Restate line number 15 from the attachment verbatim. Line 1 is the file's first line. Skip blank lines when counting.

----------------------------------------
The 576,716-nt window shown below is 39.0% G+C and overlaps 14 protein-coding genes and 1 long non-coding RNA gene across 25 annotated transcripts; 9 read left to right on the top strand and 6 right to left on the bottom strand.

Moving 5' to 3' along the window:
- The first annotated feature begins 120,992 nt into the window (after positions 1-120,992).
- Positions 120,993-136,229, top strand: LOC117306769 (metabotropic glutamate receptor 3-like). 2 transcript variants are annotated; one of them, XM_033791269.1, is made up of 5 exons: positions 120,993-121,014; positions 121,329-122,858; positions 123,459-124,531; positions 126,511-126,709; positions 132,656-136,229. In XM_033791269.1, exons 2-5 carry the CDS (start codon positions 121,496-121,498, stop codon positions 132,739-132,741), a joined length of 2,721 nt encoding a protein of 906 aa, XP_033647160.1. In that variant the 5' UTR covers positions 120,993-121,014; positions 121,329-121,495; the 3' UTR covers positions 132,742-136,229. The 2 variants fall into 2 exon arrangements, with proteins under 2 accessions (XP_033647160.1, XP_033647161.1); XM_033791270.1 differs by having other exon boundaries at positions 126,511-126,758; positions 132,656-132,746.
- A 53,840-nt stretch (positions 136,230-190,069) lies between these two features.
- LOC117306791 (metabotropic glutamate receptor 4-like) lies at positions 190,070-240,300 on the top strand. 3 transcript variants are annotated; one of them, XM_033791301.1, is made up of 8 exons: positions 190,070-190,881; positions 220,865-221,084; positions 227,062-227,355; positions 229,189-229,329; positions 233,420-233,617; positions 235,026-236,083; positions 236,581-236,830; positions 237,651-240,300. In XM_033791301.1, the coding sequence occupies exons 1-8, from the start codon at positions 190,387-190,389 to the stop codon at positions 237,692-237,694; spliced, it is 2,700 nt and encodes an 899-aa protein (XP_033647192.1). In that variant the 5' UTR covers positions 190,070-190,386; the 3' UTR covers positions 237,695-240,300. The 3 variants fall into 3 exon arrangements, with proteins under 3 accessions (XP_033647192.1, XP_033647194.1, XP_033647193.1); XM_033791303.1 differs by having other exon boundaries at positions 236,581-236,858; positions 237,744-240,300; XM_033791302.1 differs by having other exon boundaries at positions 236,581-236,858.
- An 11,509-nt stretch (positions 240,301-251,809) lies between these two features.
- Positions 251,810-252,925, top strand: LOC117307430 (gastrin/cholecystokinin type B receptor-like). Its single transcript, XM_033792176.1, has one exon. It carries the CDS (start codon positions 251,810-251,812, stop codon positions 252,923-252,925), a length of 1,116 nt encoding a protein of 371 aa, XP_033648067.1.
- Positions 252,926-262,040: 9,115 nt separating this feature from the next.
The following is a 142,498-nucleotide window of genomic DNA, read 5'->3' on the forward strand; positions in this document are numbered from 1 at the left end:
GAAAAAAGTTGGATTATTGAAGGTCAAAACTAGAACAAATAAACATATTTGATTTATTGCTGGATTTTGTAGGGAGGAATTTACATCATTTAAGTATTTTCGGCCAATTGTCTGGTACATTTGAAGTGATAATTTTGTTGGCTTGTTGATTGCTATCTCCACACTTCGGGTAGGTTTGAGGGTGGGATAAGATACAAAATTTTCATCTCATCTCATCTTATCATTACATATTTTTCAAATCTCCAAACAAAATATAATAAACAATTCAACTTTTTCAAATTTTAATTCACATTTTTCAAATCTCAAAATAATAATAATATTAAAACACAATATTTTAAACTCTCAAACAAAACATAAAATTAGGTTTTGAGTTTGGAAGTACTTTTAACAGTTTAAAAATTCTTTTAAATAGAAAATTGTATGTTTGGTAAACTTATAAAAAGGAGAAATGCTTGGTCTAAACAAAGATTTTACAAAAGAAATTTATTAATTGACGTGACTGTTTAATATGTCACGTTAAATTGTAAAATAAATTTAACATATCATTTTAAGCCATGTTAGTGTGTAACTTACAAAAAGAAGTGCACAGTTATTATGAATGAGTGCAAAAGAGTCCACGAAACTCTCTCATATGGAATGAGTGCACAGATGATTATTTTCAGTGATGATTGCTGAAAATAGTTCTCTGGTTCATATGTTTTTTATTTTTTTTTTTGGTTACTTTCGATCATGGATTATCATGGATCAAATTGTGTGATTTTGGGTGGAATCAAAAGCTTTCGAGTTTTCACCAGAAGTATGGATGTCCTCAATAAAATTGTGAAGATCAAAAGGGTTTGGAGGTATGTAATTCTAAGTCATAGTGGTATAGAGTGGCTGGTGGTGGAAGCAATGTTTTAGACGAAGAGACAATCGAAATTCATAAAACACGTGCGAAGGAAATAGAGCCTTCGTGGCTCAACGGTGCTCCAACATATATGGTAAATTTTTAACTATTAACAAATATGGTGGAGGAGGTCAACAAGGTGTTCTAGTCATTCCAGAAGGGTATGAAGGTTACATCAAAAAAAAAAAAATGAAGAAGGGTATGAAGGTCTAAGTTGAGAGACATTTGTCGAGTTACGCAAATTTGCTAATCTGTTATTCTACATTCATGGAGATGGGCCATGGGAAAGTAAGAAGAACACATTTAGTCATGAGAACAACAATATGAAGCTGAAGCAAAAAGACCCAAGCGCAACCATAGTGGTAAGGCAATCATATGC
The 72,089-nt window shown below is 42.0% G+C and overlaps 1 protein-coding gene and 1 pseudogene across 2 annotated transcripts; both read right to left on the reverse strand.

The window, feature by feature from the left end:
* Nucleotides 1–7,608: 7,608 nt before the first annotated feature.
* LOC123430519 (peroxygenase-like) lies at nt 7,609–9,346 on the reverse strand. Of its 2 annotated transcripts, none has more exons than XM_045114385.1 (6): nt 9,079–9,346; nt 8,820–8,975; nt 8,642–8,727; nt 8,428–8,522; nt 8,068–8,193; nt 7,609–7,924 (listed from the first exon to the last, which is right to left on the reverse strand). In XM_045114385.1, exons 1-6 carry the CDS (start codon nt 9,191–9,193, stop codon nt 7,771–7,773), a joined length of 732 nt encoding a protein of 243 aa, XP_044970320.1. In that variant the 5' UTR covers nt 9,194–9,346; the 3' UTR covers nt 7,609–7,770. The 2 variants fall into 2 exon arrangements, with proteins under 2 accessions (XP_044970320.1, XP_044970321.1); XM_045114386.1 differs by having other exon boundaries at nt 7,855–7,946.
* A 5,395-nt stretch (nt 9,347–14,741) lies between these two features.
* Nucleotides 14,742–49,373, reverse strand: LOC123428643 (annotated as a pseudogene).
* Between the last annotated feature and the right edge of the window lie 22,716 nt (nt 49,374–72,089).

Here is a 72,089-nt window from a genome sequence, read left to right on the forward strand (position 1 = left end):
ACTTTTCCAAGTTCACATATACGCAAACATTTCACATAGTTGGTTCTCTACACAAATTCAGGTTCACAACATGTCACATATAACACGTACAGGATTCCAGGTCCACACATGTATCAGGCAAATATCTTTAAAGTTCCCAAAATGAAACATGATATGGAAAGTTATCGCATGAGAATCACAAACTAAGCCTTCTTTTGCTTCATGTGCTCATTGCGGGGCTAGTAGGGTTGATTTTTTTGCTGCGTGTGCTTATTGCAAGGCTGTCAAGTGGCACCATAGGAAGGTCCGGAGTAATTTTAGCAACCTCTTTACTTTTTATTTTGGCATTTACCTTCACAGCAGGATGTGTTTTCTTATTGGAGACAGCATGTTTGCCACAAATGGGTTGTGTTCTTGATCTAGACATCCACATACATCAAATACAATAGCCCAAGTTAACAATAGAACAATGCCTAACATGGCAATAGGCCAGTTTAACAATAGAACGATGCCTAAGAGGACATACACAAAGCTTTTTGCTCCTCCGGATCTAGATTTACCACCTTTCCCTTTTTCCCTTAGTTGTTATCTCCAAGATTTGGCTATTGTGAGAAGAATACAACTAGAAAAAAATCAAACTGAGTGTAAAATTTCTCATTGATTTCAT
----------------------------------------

* LOC123430519 (peroxygenase-like) lies at nt 7,609–9,346 on the reverse strand. Of its 2 annotated transcripts, none has more exons than XM_045114385.1 (6): nt 9,079–9,346; nt 8,820–8,975; nt 8,642–8,727; nt 8,428–8,522; nt 8,068–8,193; nt 7,609–7,924 (listed from the first exon to the last, which is right to left on the reverse strand). In XM_045114385.1, exons 1-6 carry the CDS (start codon nt 9,191–9,193, stop codon nt 7,771–7,773), a joined length of 732 nt encoding a protein of 243 aa, XP_044970320.1. In that variant the 5' UTR covers nt 9,194–9,346; the 3' UTR covers nt 7,609–7,770. The 2 variants fall into 2 exon arrangements, with proteins under 2 accessions (XP_044970320.1, XP_044970321.1); XM_045114386.1 differs by having other exon boundaries at nt 7,855–7,946.